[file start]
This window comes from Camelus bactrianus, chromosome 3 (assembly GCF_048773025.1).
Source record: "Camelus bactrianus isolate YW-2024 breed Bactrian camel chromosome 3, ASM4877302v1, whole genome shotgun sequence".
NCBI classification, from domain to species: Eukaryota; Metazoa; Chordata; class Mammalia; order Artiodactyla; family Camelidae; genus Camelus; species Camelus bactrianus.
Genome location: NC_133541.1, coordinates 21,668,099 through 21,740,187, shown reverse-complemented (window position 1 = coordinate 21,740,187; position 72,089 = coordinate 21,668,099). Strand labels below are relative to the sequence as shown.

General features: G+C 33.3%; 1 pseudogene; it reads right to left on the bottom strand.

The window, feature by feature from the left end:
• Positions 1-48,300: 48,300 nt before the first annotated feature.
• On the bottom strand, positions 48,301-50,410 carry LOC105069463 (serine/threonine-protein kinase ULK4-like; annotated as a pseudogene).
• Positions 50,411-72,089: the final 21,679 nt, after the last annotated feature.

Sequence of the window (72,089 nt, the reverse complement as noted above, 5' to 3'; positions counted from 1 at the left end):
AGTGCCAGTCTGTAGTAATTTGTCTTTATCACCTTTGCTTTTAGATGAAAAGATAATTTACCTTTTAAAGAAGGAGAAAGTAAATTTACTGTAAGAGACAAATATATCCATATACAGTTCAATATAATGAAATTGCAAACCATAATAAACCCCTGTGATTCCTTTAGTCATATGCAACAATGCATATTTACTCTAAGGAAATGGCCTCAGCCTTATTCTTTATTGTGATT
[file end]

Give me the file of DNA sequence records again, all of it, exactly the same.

This window comes from Camelus bactrianus, chromosome 3 (assembly GCF_048773025.1).
Source record: "Camelus bactrianus isolate YW-2024 breed Bactrian camel chromosome 3, ASM4877302v1, whole genome shotgun sequence".
NCBI classification, from domain to species: Eukaryota; Metazoa; Chordata; class Mammalia; order Artiodactyla; family Camelidae; genus Camelus; species Camelus bactrianus.
Genome location: NC_133541.1, coordinates 21,668,099 through 21,740,187, shown reverse-complemented (window position 1 = coordinate 21,740,187; position 72,089 = coordinate 21,668,099). Strand labels below are relative to the sequence as shown.

General features: G+C 33.3%; 1 pseudogene; it reads right to left on the bottom strand.

The window, feature by feature from the left end:
• Positions 1-48,300: 48,300 nt before the first annotated feature.
• On the bottom strand, positions 48,301-50,410 carry LOC105069463 (serine/threonine-protein kinase ULK4-like; annotated as a pseudogene).
• Positions 50,411-72,089: the final 21,679 nt, after the last annotated feature.

Sequence of the window (72,089 nt, the reverse complement as noted above, 5' to 3'; positions counted from 1 at the left end):
AGTGCCAGTCTGTAGTAATTTGTCTTTATCACCTTTGCTTTTAGATGAAAAGATAATTTACCTTTTAAAGAAGGAGAAAGTAAATTTACTGTAAGAGACAAATATATCCATATACAGTTCAATATAATGAAATTGCAAACCATAATAAACCCCTGTGATTCCTTTAGTCATATGCAACAATGCATATTTACTCTAAGGAAATGGCCTCAGCCTTATTCTTTATTGTGATT